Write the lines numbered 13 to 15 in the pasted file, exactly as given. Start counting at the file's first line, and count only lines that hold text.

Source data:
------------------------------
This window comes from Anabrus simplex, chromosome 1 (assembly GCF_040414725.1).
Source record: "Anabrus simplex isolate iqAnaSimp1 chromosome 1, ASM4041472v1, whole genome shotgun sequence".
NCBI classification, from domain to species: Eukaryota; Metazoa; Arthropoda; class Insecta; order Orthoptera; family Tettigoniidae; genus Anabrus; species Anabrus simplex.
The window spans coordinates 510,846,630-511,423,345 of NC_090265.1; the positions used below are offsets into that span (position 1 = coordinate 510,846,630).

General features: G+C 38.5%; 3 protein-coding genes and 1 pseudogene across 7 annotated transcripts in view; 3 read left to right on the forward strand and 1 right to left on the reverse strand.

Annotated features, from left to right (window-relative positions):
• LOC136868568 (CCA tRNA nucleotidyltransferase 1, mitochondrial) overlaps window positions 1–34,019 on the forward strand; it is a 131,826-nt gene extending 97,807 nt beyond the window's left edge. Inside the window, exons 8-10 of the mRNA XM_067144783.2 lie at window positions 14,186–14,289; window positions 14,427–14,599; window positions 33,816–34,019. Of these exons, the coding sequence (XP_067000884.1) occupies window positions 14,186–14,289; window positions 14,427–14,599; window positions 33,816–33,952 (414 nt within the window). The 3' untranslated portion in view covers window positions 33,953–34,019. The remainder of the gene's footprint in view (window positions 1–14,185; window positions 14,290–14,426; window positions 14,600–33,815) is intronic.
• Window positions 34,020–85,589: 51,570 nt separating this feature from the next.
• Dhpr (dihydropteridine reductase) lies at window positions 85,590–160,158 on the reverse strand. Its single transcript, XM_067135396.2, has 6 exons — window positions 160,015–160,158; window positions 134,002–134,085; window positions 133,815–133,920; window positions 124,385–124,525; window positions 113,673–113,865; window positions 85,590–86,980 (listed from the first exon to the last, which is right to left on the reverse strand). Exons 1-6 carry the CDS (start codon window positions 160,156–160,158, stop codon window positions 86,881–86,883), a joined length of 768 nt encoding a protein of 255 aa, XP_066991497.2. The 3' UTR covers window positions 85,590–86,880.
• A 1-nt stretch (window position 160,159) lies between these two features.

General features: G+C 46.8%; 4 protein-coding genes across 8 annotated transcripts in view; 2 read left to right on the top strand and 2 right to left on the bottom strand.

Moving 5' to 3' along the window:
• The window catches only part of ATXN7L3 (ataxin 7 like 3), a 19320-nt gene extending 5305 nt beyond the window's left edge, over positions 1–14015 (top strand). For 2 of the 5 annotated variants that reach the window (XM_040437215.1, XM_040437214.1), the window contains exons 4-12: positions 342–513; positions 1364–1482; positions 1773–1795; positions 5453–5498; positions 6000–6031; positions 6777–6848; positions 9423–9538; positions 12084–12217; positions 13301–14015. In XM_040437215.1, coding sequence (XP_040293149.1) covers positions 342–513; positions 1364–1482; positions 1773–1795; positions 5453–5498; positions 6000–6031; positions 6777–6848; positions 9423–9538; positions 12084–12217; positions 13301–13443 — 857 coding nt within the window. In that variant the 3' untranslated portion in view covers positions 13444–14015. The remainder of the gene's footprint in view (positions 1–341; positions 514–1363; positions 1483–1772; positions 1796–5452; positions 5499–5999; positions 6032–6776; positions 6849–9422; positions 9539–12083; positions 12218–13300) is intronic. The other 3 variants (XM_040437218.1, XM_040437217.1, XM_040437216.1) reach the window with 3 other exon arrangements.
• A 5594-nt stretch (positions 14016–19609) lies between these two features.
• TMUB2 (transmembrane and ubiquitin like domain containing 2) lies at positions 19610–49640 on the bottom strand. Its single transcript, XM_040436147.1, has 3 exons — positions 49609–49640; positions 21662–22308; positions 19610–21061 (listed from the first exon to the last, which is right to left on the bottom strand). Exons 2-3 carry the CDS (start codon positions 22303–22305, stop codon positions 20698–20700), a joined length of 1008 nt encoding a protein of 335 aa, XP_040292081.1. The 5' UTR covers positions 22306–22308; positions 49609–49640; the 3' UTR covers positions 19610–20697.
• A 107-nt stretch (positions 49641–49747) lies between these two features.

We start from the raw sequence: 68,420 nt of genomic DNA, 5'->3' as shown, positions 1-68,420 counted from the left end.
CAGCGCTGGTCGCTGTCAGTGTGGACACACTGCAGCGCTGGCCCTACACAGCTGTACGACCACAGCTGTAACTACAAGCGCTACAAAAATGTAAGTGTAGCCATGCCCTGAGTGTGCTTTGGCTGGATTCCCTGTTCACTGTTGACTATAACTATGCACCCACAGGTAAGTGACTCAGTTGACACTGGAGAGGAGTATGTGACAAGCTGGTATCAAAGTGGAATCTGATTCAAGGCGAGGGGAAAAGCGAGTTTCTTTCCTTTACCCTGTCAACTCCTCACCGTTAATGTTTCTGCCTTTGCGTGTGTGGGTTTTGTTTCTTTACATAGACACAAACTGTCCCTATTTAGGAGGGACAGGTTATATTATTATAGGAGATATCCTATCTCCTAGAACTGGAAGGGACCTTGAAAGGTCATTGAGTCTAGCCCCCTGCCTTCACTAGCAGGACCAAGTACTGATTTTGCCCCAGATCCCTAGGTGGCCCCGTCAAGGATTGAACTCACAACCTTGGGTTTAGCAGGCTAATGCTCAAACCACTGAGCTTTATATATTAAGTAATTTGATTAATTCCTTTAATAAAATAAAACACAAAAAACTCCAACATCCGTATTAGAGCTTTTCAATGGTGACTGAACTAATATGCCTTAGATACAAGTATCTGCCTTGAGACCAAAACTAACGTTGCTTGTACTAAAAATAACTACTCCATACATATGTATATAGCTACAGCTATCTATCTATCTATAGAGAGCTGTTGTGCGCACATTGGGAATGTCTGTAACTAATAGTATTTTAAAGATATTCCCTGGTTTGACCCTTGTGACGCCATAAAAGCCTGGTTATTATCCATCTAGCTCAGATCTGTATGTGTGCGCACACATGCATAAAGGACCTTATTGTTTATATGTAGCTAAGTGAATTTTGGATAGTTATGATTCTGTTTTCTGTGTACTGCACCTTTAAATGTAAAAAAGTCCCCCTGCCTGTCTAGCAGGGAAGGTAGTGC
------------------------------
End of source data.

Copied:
• The window catches only part of ATXN7L3 (ataxin 7 like 3), a 19320-nt gene extending 5305 nt beyond the window's left edge, over positions 1–14015 (top strand). For 2 of the 5 annotated variants that reach the window (XM_040437215.1, XM_040437214.1), the window contains exons 4-12: positions 342–513; positions 1364–1482; positions 1773–1795; positions 5453–5498; positions 6000–6031; positions 6777–6848; positions 9423–9538; positions 12084–12217; positions 13301–14015. In XM_040437215.1, coding sequence (XP_040293149.1) covers positions 342–513; positions 1364–1482; positions 1773–1795; positions 5453–5498; positions 6000–6031; positions 6777–6848; positions 9423–9538; positions 12084–12217; positions 13301–13443 — 857 coding nt within the window. In that variant the 3' untranslated portion in view covers positions 13444–14015. The remainder of the gene's footprint in view (positions 1–341; positions 514–1363; positions 1483–1772; positions 1796–5452; positions 5499–5999; positions 6032–6776; positions 6849–9422; positions 9539–12083; positions 12218–13300) is intronic. The other 3 variants (XM_040437218.1, XM_040437217.1, XM_040437216.1) reach the window with 3 other exon arrangements.
• A 5594-nt stretch (positions 14016–19609) lies between these two features.
• TMUB2 (transmembrane and ubiquitin like domain containing 2) lies at positions 19610–49640 on the bottom strand. Its single transcript, XM_040436147.1, has 3 exons — positions 49609–49640; positions 21662–22308; positions 19610–21061 (listed from the first exon to the last, which is right to left on the bottom strand). Exons 2-3 carry the CDS (start codon positions 22303–22305, stop codon positions 20698–20700), a joined length of 1008 nt encoding a protein of 335 aa, XP_040292081.1. The 5' UTR covers positions 22306–22308; positions 49609–49640; the 3' UTR covers positions 19610–20697.